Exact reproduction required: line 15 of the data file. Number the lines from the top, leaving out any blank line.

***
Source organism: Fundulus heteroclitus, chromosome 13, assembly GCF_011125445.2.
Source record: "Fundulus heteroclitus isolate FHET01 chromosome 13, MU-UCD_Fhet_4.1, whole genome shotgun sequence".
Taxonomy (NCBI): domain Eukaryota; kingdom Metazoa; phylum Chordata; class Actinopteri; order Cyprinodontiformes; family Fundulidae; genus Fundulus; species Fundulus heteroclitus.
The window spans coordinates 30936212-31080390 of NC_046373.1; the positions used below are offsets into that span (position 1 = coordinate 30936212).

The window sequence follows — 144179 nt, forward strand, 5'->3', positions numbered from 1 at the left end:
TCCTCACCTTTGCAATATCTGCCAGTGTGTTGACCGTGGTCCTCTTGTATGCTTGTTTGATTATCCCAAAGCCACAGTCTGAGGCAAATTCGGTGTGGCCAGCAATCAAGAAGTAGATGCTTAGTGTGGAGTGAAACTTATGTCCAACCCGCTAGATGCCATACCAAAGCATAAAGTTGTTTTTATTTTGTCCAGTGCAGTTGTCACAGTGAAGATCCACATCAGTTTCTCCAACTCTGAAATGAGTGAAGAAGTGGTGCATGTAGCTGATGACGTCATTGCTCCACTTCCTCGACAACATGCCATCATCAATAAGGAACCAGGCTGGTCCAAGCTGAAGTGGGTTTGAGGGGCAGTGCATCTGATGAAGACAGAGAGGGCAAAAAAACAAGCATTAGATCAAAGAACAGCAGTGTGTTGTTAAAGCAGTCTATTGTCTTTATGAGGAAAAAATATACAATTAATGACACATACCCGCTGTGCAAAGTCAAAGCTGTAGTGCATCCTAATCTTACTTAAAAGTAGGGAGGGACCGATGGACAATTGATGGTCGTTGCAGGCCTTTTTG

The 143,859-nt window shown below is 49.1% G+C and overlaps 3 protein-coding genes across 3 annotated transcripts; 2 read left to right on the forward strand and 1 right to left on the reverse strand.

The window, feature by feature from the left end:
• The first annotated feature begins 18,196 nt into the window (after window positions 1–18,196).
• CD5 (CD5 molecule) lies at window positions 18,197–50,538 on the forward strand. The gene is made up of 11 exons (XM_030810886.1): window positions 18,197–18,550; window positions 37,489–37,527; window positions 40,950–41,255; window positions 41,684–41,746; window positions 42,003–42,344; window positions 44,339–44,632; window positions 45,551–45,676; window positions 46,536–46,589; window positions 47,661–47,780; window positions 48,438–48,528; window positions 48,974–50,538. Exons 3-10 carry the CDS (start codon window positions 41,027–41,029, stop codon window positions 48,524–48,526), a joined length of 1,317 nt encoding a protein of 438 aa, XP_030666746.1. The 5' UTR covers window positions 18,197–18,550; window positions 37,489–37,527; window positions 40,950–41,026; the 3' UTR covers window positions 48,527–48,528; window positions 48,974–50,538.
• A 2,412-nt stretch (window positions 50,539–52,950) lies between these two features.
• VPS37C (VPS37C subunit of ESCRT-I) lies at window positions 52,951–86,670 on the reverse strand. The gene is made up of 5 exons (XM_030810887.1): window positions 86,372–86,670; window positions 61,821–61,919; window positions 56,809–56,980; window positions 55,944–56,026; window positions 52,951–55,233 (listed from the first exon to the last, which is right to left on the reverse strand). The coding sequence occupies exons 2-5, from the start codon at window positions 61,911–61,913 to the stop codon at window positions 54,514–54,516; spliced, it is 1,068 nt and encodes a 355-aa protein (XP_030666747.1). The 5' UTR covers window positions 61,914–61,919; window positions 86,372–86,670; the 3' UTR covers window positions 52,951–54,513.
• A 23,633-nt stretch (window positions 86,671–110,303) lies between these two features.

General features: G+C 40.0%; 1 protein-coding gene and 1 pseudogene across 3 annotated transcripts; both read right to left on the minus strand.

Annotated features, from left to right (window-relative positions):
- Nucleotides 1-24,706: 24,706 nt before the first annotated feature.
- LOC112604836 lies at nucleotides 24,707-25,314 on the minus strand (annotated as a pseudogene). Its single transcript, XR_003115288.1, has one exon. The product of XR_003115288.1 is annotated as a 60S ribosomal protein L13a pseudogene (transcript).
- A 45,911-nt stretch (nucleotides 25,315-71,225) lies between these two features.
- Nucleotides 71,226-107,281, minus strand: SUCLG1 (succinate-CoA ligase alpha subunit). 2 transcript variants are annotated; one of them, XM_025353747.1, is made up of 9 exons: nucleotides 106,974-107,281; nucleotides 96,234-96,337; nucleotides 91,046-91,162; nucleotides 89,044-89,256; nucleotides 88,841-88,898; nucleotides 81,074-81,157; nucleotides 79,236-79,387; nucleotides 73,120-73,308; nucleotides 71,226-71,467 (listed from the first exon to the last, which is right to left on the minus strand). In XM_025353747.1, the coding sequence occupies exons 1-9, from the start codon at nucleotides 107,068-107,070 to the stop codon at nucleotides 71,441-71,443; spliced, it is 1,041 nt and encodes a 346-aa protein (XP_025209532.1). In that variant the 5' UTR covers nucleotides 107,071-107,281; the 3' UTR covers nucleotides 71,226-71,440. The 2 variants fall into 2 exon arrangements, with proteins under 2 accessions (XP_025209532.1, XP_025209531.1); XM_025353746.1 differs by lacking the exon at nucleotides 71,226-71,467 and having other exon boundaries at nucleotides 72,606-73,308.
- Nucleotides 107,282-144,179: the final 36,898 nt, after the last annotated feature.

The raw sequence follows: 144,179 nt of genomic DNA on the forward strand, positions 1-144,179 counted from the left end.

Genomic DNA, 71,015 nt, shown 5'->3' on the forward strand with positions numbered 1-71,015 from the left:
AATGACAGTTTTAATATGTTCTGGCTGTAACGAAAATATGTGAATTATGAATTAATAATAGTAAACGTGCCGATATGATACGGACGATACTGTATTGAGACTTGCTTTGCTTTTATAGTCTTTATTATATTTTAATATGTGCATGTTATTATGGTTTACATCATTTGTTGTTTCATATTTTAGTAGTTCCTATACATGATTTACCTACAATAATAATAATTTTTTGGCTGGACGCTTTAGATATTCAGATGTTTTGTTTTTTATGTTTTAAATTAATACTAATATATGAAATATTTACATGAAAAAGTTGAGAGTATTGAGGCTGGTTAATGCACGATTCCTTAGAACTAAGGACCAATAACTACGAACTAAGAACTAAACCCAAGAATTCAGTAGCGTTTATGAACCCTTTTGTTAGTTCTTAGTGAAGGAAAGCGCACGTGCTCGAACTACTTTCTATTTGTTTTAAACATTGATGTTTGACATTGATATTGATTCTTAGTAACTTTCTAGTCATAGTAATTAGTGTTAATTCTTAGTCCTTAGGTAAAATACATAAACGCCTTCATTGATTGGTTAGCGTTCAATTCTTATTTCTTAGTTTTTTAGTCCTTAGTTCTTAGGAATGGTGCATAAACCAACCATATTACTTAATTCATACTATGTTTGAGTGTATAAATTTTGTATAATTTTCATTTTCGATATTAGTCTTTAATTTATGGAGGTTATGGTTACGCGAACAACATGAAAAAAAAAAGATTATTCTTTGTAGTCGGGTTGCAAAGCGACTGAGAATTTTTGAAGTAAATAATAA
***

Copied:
Annotated features, from left to right (window-relative positions):